I was raised in a home that had a strong emphasis on personal responsibility. I knew if I came home with complaints against teachers, friends, enemies, establishment, etc., I could expect to hear this question. “But what did you do?” I hated this at the time. I wanted my parents to take my side and to call the school or that friend’s mom and pull the proverbial “Karen” move and defend their poor child. Thankfully, my parents erred on the side of caution and did not want their child to be a self-indulgent, entitled menace to society and if I have shaped up to be anything at all, I owe them the credit.
It was just Mother’s Day and in honor of that, I will tell a little about my mother. My mother nurtured us but did not coddle us. We were expected to pull our weight and answer for our actions. She loved us and comforted us when needed and told us to pull it together when that was necessary.
It was suggested that I write about the current battle in our legal system over the right to execute a child with no voice. I know where I stand on this issue and I have no “wiggle room” in my mind for the morality of the matter. The wanton murder of innocent life is never acceptable. That being said, it is necessary to examine the other moral arguments laid at my door.
My pro-choice friends will always say to me that politically conservative Christians only care about the unborn and not about the underage mother who was raped or the life of the child now growing up in a broken foster system. They will ask, “What happens to her once she carries that baby and gives birth? What kind of life is that for the child or mother?” They and many others feel like Christians are myopic on this issue. In many cases this is a deflection tactic to avoid the gravity and morality of their own decisions; however, there is some weight to it.
As a blanket statement, I feel like the accusation is patently false since I know many, many Christians on a personal level who work tirelessly with pregnancy centers (interestingly enough a current target by those who “care” for young disadvantaged mothers). I know of many more based on research and not personal relationships that work every day to not only help these mothers through pregnancy but post-birth as well. Either coming alongside them to raise the child or helping with adoption.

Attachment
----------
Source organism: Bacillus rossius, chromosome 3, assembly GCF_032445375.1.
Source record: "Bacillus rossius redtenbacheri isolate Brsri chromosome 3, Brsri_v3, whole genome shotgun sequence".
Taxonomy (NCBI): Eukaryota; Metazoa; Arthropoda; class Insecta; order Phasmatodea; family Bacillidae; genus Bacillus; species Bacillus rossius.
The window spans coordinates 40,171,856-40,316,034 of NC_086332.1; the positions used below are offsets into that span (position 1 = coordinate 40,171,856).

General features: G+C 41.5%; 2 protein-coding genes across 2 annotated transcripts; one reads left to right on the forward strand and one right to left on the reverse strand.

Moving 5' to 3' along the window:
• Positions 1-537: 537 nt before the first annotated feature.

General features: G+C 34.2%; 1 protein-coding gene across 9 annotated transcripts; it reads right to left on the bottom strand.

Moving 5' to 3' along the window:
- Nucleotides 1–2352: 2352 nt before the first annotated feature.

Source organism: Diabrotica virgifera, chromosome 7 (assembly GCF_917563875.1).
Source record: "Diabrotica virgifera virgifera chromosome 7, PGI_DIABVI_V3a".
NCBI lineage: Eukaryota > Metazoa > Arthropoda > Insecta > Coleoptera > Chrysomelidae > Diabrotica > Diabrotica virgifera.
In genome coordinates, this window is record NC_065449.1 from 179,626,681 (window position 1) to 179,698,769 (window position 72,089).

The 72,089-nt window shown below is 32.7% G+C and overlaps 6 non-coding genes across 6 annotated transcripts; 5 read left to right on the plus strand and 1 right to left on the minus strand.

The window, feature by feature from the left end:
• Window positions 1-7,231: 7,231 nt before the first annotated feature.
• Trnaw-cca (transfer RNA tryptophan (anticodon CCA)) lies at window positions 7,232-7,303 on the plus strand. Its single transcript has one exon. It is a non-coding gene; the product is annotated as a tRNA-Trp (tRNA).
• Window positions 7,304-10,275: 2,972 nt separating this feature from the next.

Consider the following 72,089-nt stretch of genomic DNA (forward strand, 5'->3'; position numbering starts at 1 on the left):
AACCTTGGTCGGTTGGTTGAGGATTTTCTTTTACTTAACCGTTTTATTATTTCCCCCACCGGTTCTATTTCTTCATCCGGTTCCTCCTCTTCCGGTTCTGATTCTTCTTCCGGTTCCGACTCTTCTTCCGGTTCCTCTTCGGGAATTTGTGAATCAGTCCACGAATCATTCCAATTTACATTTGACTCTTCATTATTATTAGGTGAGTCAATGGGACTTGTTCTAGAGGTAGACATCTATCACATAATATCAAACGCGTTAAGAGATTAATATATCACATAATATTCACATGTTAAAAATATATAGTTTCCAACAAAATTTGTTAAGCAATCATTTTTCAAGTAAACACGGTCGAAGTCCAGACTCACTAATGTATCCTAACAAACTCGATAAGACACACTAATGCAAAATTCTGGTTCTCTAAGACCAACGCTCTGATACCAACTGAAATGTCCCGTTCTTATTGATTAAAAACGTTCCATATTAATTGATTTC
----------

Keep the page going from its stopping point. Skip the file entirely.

I cannot ride on the coattails of those Christians who are engaged in the trenches of this fight. I cannot rest on their laurels, instead, I have to look at myself. Do I care enough about those mothers, fathers, and those children? Or am I happy to say “Look at the pregnancy centers. Christians do care.” Am I spending the moral capital of people who take Christ’s teaching seriously? When was the last time that I looked for how to help young mothers and families in my community? When was the last time I gave towards outreach programs or tried to mentor someone who has no family structure? To be candid, it has been a long while.
Not everyone should be working in the foster system. Not everyone can adopt and not everyone is capable of being a counselor or mentor to those who find themselves in that situation, but it doesn’t take long to look around and find a place to serve or give or pray. For many like me, that critique hits close to home.
Youtube’s algorithm recently curated a video (from my proclivity for watching first responder videos) and sent me a real pull on the heartstrings. A nurse who always wanted children and just was too busy in her career helping others to be able to have children. She came across a small girl, born premature, and to a mother on drugs. She immediately put in the paperwork to be her foster carer and now, some 3 or 4 years later was her adoptive mother. The little girl was an inspiration of bright smiles, golden curls, and vivacious energy.
This is not often the case for children who are born into unfortunate and desperate circumstances. Their outlook can be very grim and so the argument to take their life, in these cases really gains traction. But what if there were more of us who would be like that nurse and would step into that gap that is created by sinful choices and be the bridge for that child. It would not change the mind of those who are bent on having a restart button for choices made or unfortunate circumstances, but it would be the responsible act of a born-again Christian. I need to take stock of my own life, and my own choices and make sure that they align with what Christ has called me to. Maybe this week, you could do the same.